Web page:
International Olympic Committee kiboshes idea of esports governing body
Will we ever see esports at the Olympic Games?
The jury’s out on that question. After the 8th Olympic Summit last December, the International Olympic Committee released a declaration that included its updated stance on esports.
It read, in part:
With regard to electronic games simulating sports, the Summit sees great potential for cooperation and incorporating them into the sports movement. Many sports simulations are becoming more and more physical thanks to Virtual and Augmented Reality which replicate the traditional sports.
In other words, the IOC sees potential in games that replicate real-world sports and actually get players moving. So, when VR FIFA becomes an actual thing and not just a product of someone’s vivid imagination, it could be a contender.
No governing body
One thing the esports world doesn’t have is, of course, an International Federation—at least one recognized by the IOC. Don’t expect that to change in the immediate future. Earlier this week, the IOC’s Esports and Gaming Liaison Group (ELG), chaired by International Cycling Union President David Lappartient, wrote to all to the summer and winter International Federations.
Lappartient informed them that the IOC does not plan to recognize any organization as the world governing body for esports.
“We have strong existing relations with the different stakeholders in the esports and gaming community, such as games publishers, platforms, athletes and players,” Lappartient wrote. “We will maintain these direct relationships rather than working through a third party.”
There are, of course, several would-be governing organizations in esports. For example, the Global Esports Federation and the International eSports Federation.
Lappartient seemed to be referencing these bodies specifically when he wrote: “Both of the organisations who reference themselves as esports federations have representatives on the ELG and we will continue to welcome the contribution of these individuals, however the IOC does not endorse or recognise any specific federation as a representative body in this area.”
The Singapore-based Global Esports Federation was launched last December with the backing of Chinese technology titan Tencent. The GEF has direct ties with the Olympics. Its president, Chris Chan, is the secretary of the Singapore National Olympic Council. Its chief operating officer, meanwhile, is Paul Foster, the IOC’s former head of protocol, events, and hospitality.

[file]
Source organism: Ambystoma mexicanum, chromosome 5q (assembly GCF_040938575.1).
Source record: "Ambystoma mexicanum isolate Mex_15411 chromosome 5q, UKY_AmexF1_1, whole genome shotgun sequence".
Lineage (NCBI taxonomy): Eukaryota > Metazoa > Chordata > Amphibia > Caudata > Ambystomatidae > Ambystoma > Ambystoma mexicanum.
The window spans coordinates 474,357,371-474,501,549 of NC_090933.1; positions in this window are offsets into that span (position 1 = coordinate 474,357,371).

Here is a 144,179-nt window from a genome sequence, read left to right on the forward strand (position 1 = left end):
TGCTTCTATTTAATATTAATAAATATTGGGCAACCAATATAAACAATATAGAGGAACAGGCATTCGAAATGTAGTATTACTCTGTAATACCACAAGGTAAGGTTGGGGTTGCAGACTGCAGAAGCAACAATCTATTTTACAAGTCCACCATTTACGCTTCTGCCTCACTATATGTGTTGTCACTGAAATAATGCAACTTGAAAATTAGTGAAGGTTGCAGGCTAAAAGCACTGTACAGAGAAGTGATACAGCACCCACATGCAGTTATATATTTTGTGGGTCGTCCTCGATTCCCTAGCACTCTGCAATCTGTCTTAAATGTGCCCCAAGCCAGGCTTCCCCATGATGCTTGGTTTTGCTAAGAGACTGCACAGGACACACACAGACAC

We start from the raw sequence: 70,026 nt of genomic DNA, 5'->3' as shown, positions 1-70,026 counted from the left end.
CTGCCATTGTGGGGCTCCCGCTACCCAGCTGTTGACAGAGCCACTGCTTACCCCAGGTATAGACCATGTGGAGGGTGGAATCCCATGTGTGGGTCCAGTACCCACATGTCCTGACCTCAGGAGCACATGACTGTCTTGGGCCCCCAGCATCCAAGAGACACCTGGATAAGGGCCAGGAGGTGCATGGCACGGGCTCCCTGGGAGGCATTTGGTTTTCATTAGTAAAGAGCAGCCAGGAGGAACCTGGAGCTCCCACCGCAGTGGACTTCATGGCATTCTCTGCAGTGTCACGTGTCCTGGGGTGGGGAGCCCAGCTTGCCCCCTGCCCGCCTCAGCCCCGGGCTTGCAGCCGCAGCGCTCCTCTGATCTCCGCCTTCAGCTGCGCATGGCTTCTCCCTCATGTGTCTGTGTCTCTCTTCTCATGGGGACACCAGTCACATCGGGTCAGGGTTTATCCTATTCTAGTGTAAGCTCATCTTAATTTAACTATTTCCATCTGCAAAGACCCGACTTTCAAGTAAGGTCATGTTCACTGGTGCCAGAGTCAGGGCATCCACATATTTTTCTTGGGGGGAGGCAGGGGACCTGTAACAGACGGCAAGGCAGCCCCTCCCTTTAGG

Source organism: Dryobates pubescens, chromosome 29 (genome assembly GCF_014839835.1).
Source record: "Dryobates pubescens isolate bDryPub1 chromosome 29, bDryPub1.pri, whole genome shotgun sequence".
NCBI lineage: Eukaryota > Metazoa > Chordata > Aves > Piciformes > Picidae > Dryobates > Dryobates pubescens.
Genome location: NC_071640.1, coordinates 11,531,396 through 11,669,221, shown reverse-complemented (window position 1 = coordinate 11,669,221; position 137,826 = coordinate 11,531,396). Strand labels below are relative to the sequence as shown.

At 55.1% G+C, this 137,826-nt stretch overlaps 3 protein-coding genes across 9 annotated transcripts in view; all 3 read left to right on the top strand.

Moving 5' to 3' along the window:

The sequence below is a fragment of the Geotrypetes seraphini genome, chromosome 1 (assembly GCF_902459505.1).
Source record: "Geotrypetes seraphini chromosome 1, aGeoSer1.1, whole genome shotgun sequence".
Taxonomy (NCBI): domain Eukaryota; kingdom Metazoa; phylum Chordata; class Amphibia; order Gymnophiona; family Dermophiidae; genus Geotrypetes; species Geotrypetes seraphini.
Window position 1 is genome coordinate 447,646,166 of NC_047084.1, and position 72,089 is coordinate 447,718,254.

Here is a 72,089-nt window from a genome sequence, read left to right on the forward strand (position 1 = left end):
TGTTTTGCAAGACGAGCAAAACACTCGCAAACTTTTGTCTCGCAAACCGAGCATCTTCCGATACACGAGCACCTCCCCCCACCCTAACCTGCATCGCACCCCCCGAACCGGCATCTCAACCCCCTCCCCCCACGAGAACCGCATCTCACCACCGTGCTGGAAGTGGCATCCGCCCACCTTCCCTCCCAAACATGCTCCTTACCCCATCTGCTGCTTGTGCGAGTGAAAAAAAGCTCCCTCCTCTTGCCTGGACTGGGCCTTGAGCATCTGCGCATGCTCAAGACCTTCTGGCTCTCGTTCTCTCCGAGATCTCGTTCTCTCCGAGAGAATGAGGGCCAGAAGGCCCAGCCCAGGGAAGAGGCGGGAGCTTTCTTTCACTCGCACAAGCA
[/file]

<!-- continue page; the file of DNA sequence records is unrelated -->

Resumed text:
The International Federations of several Olympic sports have become members of the GEF, including those governing archery, canoeing, karate, modern pentathlon, surfing, taekwondo, and tennis.
An unusual development
That’s an unusual development. So unusual, in fact, that the IESF is apparently convinced that Lappartient’s letter was really intended as a rebuke of the GEF.
Vlad Marinescu, the president of the South Korea–based IESF, told the website insidethegames on Friday: “Anybody who understands sports structure understands that International Federations are not members of other International Federations.”
International Federations, Marinescu pointed out, are autonomous bodies within each sport. Some are members of the IOC and some are not. They are not, generally, members of one another.
“There is never a situation where an International Federation is a member of another International Federation—that was actually quite ridiculous,” Marinescu said. “And I have a feeling that that is the whole feeling behind this communication. It’s very clear in the last paragraph—it says that IFs should not join an esports federation. And this is something the IESF has never tried to do, because we respect the complete autonomy of the IFs.”
Will we ever see esports at the Olympic Games? Who knows. But shots have definitely been fired in the rivalry between the IESF and the GEF. That’s more exciting than any FIFA match will ever be, VR notwithstanding.